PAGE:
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Trump says he sees no rise in white nationalism after New Zealand attack

The Hill logo The Hill 3/15/2019 Morgan Chalfant

Donald Trump wearing a suit and tie: Trump says he sees no rise in white nationalism after New Zealand attack © Getty Trump says he sees no rise in white nationalism after New Zealand attack President Trump on Friday said he doesn't see a rise in white nationalism, despite a deadly gun attack at two mosques in New Zealand that killed at least 49 people.

"I don't really, I think it's a small group of people that have very, very serious problems," Trump told reporters in the Oval Office when asked if he sees a rise in white nationalism. "If you look what happened in New Zealand, perhaps that's the case. I don't know enough about it yet."

He called the shooting a "horrible, horrible thing."

At least 49 people were killed in an attack on two mosques in the city of Christchurch in New Zealand midday Friday. A 28-year-old suspect has been charged with murder in connection with the attack. New Zealand Prime Minister Jacinda Ardern described the shooting as having been carried out by suspects with "extremist views."

A social media account believed to be linked to the gunman posted a lengthy manifesto expressing anti-immigrant and anti-Muslim views shortly before the attack. The individual also wrote that he supported Trump "as a symbol of renewed white identity and common purpose" but not as a "policy maker and leader."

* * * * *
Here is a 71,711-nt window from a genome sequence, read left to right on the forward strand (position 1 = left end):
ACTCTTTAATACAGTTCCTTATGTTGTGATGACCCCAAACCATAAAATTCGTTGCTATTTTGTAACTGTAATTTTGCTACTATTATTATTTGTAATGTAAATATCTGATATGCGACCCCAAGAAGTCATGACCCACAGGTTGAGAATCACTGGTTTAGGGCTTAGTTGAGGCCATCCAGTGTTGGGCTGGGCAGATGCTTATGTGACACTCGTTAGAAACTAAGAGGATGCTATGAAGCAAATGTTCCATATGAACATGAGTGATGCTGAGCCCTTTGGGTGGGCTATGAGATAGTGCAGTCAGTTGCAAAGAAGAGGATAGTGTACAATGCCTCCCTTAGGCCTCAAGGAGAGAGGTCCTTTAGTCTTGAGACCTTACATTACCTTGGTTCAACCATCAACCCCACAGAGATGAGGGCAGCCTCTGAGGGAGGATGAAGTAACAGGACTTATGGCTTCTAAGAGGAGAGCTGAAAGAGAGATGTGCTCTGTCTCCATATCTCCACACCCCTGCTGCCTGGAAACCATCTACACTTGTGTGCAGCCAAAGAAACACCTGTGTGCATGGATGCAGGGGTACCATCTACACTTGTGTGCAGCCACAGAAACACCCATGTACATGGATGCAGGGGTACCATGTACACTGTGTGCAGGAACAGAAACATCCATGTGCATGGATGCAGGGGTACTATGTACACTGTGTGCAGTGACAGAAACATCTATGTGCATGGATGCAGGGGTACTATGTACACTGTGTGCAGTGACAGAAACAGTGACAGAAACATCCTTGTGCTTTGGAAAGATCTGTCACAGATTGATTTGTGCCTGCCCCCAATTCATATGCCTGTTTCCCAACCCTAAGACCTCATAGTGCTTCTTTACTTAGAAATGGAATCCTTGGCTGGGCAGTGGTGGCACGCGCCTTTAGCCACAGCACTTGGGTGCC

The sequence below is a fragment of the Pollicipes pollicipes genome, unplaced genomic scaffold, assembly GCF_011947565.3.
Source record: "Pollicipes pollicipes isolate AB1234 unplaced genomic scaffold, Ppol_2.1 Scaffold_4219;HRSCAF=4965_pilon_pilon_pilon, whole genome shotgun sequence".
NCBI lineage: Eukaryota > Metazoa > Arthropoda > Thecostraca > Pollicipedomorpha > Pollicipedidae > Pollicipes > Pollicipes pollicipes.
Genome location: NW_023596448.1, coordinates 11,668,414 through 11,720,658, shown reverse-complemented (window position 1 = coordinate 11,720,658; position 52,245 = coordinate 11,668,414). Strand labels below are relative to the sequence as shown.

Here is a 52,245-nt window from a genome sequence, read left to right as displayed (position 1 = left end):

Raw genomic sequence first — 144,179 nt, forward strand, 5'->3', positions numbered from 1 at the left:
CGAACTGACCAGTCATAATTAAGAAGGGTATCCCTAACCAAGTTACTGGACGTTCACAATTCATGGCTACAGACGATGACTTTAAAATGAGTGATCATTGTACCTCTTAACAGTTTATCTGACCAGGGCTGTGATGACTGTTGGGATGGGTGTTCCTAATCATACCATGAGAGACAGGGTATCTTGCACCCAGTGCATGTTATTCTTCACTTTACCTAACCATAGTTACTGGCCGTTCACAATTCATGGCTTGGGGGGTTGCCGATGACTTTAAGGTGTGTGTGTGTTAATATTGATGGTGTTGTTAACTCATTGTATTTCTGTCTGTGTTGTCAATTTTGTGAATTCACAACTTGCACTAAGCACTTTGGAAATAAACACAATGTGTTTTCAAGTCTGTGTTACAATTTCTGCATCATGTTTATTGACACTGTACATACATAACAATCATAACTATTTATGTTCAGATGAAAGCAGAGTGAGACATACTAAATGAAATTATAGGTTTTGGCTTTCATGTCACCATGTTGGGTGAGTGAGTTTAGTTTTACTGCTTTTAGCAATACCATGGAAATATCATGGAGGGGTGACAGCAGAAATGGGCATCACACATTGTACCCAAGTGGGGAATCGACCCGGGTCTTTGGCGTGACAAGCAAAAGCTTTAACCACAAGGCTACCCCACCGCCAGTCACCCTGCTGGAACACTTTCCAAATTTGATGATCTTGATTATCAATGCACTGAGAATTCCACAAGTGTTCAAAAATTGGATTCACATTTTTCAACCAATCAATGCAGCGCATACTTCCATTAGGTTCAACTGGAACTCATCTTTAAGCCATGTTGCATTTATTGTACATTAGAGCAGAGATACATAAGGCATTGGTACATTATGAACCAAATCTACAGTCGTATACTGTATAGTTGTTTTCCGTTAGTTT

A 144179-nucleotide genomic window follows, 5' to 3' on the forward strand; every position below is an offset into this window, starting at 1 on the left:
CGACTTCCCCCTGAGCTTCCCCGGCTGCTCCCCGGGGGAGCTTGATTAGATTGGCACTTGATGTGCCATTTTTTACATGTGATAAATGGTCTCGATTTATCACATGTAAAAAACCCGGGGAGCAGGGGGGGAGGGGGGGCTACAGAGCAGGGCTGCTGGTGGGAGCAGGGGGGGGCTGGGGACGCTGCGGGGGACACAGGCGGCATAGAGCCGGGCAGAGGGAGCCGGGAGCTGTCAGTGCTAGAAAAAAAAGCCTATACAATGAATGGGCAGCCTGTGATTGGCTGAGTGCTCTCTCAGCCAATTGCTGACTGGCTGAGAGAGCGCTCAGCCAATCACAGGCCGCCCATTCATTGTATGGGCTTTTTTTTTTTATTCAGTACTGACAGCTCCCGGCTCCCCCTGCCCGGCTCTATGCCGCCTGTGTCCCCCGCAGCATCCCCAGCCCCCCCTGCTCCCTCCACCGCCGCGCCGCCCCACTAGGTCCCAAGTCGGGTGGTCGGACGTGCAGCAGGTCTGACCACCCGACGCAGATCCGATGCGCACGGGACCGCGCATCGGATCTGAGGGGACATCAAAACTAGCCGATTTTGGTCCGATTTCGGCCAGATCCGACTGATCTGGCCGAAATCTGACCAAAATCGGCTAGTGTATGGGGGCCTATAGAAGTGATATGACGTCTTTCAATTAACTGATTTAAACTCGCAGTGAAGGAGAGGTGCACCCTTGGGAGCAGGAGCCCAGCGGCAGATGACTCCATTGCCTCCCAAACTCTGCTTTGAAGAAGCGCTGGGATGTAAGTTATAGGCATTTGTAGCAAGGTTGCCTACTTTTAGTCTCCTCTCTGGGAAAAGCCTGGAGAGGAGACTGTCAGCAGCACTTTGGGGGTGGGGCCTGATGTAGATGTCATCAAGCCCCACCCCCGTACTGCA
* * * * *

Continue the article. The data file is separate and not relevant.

Trump said Friday afternoon he had not seen the manifesto, but called the shooting a "horrible act." He took questions in the Oval Office after vetoing a resolution of disapproval of his emergency declaration to build a wall at the U.S. southern border.

Earlier, Trump wrote on Twitter that he spoke to Ardern and offered U.S. assistance to the country in the aftermath of the attack.

Friday's developments have triggered fresh debate about Trump's own rhetoric and whether he is responsible for stoking white nationalism or anti-Muslim views.

White House counselor Kellyanne Conway said earlier Friday that the suspect was "wrong" to call Trump a symbol of "white identity" and called the shooter "evil."

"He's wrong. The shooter is an evil, hateful person. He's wrong about that," Conway told reporters at the White House.

Jordan Fabian contributed.

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